Light and Entertaining
Paper towns is a very comedic and thought-provoking read. John Green did a wonderful job in conveying humor and developing his characters; I agree he’s managed to evoke them to life. The overall concept is very new and gripping and he’s built a solid foundation to begin with. Whereas, coming in terms with the style of writing, I find it very engaging and easy to read.
There are lots of occurrences within the story that I wasn’t anticipating. And of course, that’s what singles out this book from the rest. It’s not the mainstream type of book where I can instantly foretell the plot from the get-go, instead it constantly provokes curiosity.
From the beginning to the mid segment of the book, it was brilliant. Yet as it progresses from that point on, it started to become bland and rather dreary. That’s why this book isn’t a full five for me. But I have to clarify that I liked the ending and the fact that it was ultimately able to deliver the sole message of the story.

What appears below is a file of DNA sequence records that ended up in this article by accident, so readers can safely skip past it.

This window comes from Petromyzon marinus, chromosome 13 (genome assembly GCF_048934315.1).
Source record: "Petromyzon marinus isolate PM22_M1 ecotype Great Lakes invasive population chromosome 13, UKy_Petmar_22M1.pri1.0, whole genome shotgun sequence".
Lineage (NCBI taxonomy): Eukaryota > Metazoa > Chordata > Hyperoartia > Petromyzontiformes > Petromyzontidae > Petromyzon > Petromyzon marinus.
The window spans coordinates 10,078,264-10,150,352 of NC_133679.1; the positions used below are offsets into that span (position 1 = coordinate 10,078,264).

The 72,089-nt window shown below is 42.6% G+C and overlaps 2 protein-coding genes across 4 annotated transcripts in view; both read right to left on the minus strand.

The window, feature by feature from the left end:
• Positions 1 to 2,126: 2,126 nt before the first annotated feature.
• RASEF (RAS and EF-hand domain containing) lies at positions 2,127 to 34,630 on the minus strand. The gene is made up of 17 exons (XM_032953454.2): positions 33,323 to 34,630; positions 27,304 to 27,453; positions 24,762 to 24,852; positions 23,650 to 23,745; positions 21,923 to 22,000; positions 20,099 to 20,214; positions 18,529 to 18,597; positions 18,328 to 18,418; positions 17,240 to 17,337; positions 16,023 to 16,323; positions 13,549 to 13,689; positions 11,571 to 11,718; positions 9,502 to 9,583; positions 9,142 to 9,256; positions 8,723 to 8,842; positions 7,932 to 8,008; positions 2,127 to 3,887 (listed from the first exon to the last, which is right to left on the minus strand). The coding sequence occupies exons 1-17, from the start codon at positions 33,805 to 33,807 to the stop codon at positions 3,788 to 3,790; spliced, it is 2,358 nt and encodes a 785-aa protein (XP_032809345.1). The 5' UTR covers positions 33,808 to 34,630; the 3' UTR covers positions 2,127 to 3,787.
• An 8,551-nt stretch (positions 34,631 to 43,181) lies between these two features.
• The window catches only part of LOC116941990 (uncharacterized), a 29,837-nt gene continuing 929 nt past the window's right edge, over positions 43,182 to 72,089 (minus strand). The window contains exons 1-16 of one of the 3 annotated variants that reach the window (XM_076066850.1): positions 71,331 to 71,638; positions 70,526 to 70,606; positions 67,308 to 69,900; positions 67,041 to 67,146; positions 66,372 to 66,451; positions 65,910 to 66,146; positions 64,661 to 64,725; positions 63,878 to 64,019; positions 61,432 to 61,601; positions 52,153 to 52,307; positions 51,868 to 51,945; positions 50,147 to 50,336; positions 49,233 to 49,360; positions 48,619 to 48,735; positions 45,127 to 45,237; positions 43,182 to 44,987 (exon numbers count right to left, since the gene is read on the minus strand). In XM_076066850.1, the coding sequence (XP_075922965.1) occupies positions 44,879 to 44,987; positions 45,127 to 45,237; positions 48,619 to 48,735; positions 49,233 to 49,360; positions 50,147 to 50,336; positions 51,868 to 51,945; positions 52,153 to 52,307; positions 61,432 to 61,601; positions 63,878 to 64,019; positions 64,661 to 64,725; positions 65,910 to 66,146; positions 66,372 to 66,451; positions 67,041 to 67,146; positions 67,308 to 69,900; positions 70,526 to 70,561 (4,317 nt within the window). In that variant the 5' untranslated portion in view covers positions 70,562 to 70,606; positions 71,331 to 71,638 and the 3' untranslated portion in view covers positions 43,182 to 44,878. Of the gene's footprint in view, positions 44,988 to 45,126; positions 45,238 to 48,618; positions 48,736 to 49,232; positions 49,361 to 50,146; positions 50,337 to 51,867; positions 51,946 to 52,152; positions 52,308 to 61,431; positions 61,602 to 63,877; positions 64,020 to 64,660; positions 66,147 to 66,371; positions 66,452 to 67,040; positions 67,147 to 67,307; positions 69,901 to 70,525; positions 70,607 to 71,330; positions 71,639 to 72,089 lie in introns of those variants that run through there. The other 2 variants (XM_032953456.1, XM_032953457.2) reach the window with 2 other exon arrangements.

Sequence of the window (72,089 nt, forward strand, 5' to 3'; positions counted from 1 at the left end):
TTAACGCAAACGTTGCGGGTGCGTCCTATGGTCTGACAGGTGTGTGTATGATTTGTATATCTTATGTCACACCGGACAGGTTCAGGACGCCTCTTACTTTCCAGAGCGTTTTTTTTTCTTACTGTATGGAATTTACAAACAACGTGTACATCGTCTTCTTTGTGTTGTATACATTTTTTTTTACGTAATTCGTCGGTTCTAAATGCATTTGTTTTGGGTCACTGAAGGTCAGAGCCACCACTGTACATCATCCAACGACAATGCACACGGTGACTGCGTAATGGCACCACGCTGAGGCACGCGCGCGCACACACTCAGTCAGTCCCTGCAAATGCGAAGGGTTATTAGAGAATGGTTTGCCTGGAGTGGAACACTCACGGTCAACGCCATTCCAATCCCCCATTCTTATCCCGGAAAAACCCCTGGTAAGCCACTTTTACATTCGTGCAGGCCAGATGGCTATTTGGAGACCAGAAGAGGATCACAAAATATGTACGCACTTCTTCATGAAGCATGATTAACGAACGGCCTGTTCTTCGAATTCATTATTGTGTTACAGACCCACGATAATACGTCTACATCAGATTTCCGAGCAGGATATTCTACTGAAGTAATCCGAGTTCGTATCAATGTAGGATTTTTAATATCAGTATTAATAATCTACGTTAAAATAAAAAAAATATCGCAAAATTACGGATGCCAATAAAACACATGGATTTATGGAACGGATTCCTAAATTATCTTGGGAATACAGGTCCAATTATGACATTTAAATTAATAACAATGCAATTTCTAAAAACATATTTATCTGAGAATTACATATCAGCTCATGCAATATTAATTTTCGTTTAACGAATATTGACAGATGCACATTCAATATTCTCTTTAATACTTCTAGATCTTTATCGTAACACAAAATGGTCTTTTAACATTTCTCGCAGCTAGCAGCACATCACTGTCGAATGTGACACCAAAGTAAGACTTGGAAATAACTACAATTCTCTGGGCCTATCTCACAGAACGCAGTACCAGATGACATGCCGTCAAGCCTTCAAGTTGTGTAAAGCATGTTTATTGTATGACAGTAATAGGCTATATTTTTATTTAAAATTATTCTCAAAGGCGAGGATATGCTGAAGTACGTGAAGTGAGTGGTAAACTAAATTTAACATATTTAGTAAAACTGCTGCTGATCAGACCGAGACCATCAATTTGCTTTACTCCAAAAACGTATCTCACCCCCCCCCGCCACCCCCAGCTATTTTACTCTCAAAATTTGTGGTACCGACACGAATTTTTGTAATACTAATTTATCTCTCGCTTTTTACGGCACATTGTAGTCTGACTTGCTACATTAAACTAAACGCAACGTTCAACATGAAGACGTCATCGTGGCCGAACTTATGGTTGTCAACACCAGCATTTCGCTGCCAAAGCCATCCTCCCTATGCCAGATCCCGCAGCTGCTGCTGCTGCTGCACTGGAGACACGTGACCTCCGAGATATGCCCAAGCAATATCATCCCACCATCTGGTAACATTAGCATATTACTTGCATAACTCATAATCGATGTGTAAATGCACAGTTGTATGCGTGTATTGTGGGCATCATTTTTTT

All in all, I was pleased and never regret picking it up from the bookshelf.
Quentin Jacobsen has spent a lifetime loving the magnificently adventurous Margo Roth Spiegelman from afar. So when she cracks open a window and climbs into his life—dressed like a ninja and summoning him for an ingenious campaign of revenge—he follows. After their all-nighter ends, and a new day breaks, Q arrives at school to discover that Margo, always an enigma, has now become a mystery. But Q soon learns that there are clues—and they’re for him. Urged down a disconnected path, the closer he gets, the less Q sees the girl he thought he knew…